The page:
I hope you have a great weekend, and that you have a chance to tell those closest to you (or perhaps distant from you) that you love them.
Happy Mid-Holiday Week, friends! (Or if you prefer, Happy Fourth Day of Christmas–hope you are enjoying your 4 French hens, preferably in a warm and delicious soup!)
Since we are fast approaching the start of a new year, everyone in the world is ready to post their resolutions for 2019, things they hope to accomplish in the next 12 months. Well, call me a bandwagoner if you like, but I also came up with a few goals for the next year that I hope to pursue (and would appreciate your encouragement for, if you don’t mind!). These aren’t quite set in stone, yet–they’re just some ideas I’m considering:
I want to kick the sugar habit. Y’all, I don’t drink, I don’t smoke, I don’t do drugs, but sugar and caffeine are my addictions of choice–and I’m not giving up caffeine anytime soon. I was doing pretty well on the ketogenic diet for about 5 months this year, but I used some life circumstances as an excuse to slide off the path. I quit working out, I started eating carbs again like I used to, and I’m probably staring at a gain of 15-20 pounds in the last 8 weeks. So I’m going to enjoy the holiday treats and sugary cereals for a few more days and then toss what’s left on Tuesday. It’s time to get serious again. I have a specific weight loss goal in mind for this year and next, and the clock is ticking. Cutting out the processed sugars and carby treats is a big, big part of that.
I want to pray every day. Last year was the first year that I read through the Bible between January and December, and while it would be neat to do that again, I think a better goal for me (besides daily Bible intake) is daily prayer. This is an area of my walk with Jesus that really needs to grow, especially considering the new ministry opportunities I may be stepping into next month. I know there is no tip or trick other than just doing it. I’ve downloaded the apps, I’ve read the books, but unless I’m willing to do it, really do it, nothing will change. So I’m praying for the desire to pray more.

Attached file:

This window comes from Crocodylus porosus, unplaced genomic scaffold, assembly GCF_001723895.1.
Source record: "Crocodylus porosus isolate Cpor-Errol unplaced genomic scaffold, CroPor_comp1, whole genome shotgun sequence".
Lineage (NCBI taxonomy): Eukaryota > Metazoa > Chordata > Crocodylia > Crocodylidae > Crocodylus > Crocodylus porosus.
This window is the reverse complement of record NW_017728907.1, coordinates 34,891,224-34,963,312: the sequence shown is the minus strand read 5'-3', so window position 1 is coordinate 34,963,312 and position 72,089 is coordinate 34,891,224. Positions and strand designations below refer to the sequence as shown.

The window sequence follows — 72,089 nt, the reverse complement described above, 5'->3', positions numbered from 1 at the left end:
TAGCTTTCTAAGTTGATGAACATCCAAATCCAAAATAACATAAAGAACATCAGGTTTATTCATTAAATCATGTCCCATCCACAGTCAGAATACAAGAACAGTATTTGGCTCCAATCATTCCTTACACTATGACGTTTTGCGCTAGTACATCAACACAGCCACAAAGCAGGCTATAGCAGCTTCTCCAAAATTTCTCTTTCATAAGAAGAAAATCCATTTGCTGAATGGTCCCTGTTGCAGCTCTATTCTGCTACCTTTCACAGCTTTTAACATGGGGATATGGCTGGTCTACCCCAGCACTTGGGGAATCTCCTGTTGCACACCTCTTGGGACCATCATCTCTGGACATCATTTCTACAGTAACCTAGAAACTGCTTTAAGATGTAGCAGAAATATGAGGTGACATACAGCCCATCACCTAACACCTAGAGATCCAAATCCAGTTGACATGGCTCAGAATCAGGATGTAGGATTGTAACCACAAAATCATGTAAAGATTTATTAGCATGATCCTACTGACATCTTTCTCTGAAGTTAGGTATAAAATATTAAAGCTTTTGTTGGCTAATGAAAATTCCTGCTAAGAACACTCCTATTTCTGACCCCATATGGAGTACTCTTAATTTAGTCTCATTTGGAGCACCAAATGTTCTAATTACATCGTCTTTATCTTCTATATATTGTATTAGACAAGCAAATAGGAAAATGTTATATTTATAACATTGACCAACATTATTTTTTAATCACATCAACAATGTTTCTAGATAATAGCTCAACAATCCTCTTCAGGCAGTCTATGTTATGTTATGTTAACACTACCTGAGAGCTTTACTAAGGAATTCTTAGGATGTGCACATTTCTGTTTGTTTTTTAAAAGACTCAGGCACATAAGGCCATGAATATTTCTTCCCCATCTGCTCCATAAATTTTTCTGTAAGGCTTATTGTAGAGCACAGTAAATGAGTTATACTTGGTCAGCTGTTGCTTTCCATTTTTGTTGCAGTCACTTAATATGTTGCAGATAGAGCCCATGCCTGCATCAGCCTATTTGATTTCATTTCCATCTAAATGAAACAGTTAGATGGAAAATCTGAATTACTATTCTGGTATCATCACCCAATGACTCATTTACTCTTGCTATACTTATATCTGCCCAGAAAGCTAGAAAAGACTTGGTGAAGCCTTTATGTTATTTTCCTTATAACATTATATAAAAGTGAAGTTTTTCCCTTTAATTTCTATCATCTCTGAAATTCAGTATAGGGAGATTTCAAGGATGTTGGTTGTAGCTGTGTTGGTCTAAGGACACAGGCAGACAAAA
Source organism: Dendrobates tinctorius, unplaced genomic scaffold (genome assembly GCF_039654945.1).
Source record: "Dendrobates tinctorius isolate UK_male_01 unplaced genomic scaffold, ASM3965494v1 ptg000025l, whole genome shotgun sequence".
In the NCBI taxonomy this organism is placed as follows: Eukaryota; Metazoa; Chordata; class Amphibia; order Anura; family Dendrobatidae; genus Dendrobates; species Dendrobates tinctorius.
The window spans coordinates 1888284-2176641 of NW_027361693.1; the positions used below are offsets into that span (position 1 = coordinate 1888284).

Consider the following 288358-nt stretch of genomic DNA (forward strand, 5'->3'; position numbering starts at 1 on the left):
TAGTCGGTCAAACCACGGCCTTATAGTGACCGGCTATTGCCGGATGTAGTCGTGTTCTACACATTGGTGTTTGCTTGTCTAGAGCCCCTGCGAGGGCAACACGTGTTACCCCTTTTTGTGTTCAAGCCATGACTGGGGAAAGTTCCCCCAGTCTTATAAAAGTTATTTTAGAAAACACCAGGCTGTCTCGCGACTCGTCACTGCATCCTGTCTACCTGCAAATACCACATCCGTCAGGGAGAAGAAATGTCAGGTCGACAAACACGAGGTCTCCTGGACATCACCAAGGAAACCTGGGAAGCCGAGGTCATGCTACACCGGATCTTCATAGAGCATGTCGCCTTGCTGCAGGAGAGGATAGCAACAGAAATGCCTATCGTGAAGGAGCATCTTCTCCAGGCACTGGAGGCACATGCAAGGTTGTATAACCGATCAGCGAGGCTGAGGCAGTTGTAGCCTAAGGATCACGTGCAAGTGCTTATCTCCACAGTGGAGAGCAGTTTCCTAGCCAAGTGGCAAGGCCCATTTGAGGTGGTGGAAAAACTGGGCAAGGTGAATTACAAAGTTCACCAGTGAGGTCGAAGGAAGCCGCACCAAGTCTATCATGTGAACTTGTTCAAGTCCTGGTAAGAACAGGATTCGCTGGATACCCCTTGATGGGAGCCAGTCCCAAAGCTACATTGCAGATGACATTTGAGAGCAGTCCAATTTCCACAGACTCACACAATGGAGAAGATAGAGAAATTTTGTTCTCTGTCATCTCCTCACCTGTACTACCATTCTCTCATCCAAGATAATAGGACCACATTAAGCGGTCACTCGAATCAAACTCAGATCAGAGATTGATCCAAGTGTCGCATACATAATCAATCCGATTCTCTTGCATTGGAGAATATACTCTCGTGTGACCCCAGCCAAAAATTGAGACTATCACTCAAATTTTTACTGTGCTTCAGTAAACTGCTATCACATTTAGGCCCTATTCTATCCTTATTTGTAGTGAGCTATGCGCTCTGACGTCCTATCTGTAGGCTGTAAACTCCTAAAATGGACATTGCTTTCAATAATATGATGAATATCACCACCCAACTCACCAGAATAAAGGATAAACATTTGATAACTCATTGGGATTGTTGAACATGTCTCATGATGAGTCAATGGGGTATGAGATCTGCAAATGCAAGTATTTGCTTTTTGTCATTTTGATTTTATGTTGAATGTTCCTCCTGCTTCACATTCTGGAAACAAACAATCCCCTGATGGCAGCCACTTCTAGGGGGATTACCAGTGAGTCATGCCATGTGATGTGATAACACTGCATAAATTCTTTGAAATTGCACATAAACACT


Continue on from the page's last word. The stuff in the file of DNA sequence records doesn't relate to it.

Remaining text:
I want to use Twitter to benefit others. Some of you may remember that many of us recently mourned the passing of Donna Guy, the “Kindness Ninja.” Her example of using social media to be a blessing to others has really stayed with me, and I want to make an effort to use my social feeds, specifically Twitter, to be an encouragement. I’m still trying to figure out what that will look like, but I want to make sure that anyone reading through my tweets comes away wanting to know Jesus better, not just wanting to win giveaways or read my online content.
I want to write a lot more than I did this year. I was able to get into a bit of a blogging groove toward the end of this year, so I’d like to keep that going, but beyond that, I want to get back to my first love of writing fiction. Part of the reason I’m kicking around this #100Stories idea is that I want to explore the short-story format and work on some short material that I can offer to you (via a mailing list or something like that) and/or compile and publish as an e-book. In any case, I’m looking forward to making writing a daily practice instead of a 2-3-times-a-week exercise.